Tag Archive: Sex discrimination

The European Union’s Fight for LGBT Rights in Partner Countries

On October 2, 2013, Nick Westcott, the European Union’s most senior official in charge with relations in Africa, proclaimed the European Union should stop lecturing Africa about gay rights.  Westcott believes the European Union needs to be understanding of Africa’s cultural differences.  When asked to elaborate on cultural issues at a debate in Brussels about European Union foreign policy, Westcott stated “We can lecture about lesbian, gays and bisexuals until the cows come home. And it will have a wholly counterproductive effect on our usefulness in Africa. We need to focus on fundamental values.”

Protecting the rights of the LGBT community is a fundamental value of the European Union.  Westcott’s stance on how to handle gay rights in Africa is contrary to the European Union’s overall foreign policy on the rights of gays and lesbians in partner countries.  Article 21 of the the European Union’s Charter of Fundamental Rights prohibits discrimination based on sexual orientation.The principle of equal treatment is a fundamental value for the European Union, which is going to great lengths to combat homophobia and discrimination based on sexual orientation.

In July 2012, the European Parliament released a resolution to help combat violence against lesbian women and the rights of the LGBT community in Africa.  In July 2013, the European Parliament submitted another resolution condemning a law passed by Nigeria that criminalizes not only same-sex marriage, but those who fail to denounce them. Even more than that, the law made it illegal to show a public display of affection to someone of the same sex.

The European Union’s fight for LGBT rights also extends to other parts of the world.  The European Union recently condemned Serbia’s ban  of a gay pride parade for the third consecutive year.  They have also condemned the Ukraine for its new laws banning propaganda of homosexuality, and threatened the Ukraine’s ties to the European Union because of it.  It appears Westcott’s opinion on how to handle LGBT rights in Africa is not the majority view of the European Union.

Fallon Fox: Transgender MMA Fighter Goes Public

MMA stands for mixed martial arts, which is a blend of fighting styles and skills. Recently Fallon Fox went public as the first transgender fighter in the MMA.

Fox was born a man, became a woman through hormone treatment and gender reassignment surgery and then began her training in mixed martial arts. After winning her first two fights, Fox revealed her story to Sports Illustrated on the heels of an investigation into her surgery. In regards to her statements acknowledging that she was born a man, Fallon stated, “It’s just some people, some of society doesn’t get it yet. And this is what we are trying to do now is to inform people and let them know about transgender athletes.” Additionally when asked if there was an advantage for a woman born a man when fighting another woman, Fox stated, “There are no unfair competitive advantages.”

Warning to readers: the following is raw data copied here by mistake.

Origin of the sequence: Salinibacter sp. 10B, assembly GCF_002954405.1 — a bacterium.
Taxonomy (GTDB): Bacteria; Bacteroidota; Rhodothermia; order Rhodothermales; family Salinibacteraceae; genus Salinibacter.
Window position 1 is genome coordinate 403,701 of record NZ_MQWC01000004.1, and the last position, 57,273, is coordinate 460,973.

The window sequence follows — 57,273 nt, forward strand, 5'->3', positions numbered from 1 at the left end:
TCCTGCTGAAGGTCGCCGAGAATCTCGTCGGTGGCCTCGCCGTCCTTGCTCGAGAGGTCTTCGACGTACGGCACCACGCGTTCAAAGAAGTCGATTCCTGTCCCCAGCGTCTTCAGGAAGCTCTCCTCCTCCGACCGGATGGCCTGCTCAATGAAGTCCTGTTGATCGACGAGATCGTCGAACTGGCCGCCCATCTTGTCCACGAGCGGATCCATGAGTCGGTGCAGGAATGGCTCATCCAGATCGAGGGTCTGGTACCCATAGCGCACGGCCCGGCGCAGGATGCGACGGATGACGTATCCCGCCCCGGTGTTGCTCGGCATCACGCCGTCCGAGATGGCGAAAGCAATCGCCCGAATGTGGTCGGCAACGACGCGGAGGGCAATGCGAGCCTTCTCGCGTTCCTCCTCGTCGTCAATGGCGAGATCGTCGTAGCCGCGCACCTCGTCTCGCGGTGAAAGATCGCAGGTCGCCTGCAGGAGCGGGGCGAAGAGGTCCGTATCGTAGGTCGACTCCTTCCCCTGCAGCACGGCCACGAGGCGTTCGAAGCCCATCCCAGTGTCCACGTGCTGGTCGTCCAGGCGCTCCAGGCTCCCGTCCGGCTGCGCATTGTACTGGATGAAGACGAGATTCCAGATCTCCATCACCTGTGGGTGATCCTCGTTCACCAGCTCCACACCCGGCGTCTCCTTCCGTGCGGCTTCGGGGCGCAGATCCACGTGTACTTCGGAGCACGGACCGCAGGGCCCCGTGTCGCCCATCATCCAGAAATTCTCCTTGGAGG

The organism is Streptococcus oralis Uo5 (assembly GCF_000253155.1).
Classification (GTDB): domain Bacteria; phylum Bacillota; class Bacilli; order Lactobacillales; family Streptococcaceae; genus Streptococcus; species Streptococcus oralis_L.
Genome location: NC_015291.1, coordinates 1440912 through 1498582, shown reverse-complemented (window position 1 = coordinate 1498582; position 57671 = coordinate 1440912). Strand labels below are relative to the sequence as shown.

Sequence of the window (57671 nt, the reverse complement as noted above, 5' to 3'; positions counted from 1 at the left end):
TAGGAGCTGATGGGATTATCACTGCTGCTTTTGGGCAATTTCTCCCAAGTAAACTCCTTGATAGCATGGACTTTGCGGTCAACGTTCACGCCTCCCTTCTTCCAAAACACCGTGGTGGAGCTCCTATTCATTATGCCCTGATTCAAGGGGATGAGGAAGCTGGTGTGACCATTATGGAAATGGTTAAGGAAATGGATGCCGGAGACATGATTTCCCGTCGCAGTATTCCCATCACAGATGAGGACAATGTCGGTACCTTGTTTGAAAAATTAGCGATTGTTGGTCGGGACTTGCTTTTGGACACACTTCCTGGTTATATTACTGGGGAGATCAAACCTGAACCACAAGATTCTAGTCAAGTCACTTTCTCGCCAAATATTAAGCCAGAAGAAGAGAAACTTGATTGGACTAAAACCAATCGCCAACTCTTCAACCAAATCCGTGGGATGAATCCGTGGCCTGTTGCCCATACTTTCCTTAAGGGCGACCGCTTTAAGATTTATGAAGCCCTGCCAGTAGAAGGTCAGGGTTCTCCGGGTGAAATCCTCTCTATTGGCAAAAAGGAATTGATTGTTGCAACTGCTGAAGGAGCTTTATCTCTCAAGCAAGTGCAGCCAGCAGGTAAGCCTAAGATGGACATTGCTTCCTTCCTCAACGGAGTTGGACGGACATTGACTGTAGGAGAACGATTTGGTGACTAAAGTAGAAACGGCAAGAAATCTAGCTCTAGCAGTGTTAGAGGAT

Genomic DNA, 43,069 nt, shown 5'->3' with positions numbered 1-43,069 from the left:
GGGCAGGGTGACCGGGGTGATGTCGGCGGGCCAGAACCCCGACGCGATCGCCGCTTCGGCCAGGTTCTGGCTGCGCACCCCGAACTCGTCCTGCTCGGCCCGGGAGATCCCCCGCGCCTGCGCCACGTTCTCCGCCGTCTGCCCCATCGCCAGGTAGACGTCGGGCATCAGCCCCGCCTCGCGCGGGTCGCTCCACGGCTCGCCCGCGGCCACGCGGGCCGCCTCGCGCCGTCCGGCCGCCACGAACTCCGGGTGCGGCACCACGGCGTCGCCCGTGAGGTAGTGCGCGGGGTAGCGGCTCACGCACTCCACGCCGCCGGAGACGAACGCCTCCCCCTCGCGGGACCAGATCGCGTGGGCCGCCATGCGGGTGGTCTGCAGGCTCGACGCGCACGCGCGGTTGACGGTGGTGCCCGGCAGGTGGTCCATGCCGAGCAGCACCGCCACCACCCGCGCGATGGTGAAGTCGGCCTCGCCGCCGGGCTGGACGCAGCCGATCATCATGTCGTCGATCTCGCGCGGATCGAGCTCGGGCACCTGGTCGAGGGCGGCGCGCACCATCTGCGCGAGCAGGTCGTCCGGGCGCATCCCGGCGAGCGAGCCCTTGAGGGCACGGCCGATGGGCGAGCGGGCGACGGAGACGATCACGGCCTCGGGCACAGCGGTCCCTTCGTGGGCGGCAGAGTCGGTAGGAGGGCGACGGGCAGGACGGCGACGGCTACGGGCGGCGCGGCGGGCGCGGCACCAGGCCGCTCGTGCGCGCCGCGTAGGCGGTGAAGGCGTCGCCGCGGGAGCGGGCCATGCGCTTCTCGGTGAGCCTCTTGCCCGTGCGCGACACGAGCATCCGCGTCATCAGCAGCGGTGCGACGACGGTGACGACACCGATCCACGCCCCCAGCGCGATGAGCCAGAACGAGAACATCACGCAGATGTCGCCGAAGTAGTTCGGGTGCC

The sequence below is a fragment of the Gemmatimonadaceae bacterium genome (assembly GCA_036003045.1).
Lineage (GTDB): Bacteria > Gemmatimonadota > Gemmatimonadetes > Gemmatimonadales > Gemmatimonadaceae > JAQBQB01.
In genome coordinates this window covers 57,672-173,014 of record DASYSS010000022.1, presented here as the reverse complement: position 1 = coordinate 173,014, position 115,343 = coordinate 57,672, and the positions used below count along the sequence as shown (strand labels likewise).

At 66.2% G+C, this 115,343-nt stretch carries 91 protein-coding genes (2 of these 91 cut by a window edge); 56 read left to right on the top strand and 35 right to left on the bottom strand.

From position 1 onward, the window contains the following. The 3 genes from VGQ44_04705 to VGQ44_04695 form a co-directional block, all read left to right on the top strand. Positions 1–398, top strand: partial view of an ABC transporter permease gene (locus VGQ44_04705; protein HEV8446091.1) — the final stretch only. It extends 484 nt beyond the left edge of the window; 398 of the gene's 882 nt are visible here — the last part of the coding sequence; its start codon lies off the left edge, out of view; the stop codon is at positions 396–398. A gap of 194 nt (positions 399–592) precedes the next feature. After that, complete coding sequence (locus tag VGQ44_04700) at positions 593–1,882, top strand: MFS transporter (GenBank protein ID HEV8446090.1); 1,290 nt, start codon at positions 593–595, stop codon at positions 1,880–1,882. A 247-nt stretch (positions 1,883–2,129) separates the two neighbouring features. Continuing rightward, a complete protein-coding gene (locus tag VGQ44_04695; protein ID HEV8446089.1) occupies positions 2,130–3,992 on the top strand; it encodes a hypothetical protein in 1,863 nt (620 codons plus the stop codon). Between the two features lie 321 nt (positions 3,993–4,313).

While the MMA allows participation of transgender fighters after completion of two years of hormone therapy, Fox knows that some fans and other fighters will attempt to dismiss her success because she was born in a male body. She argues that she has erased any advantage she had from being born in a male body by participating in ten years of hormone therapy and gender reassignment surgery.

In addition to the MMA, other professional sports organizations do not discriminate against transgender athletes. Through her gender change, Fox would currently be allowed to participate in the Olympic games as a woman. The International Olympic Committee (IOC) policy requires that transgender athletes undergo hormone therapy long enough to remove gender-related advantages. Other professional sports organizations that Fox would currently be allowed to compete in include the Women’s Tennis Association (WTA) and the Ladies Professional Golf Association (LPGA).

Fox plans on continuing to fight and since MMA is a sport that does not discriminate against transgender athletes, there will likely continue to be critics who believe she has an unfair competitive advantage even after the treatments she has undergone.

Colorado School District Bathroom Ban for Transgender Student

Coy Mathis is a 6-year-old first grader who identifies herself as a girl but was born with a boy’s body. Recently the Fountain-Fort Carson School District informed Coy’s parents that Coy would no longer be allowed to use the girls’ restroom at school.

Coy Mathis is a triplet who has lived as if she were a girl since she was 18 months of age. By age 4, Coy was telling her mother that she felt as if something were wrong with her body. Coy is diagnosed with gender identity disorder and her doctors recommend that she live as a girl. Since kindergarten Coy has presented as a female and has been using the restrooms designated as girls’ restrooms.

After the decision by the school district not allowing Coy to use the girl’s restroom, Coy’s parents with the assistance of the Transgender Legal Defense and Education Fund (TLDEF), filed a discrimination complaint in Colorado on Coy’s behalf. Attorney Michael Silverman of the TLDEF stated that, “For many transgender people, discrimination is a daily part of life,” and the complaint is “a test of Colorado’s Anti-Discrimination Act.”

In making its decision not allowing Coy to use the girls’ restroom at school, the district “took into account not only Coy but the other students in the building, their parents and the future impact a boy with male genitals using a girls’ bathroom would have as Coy grew older.”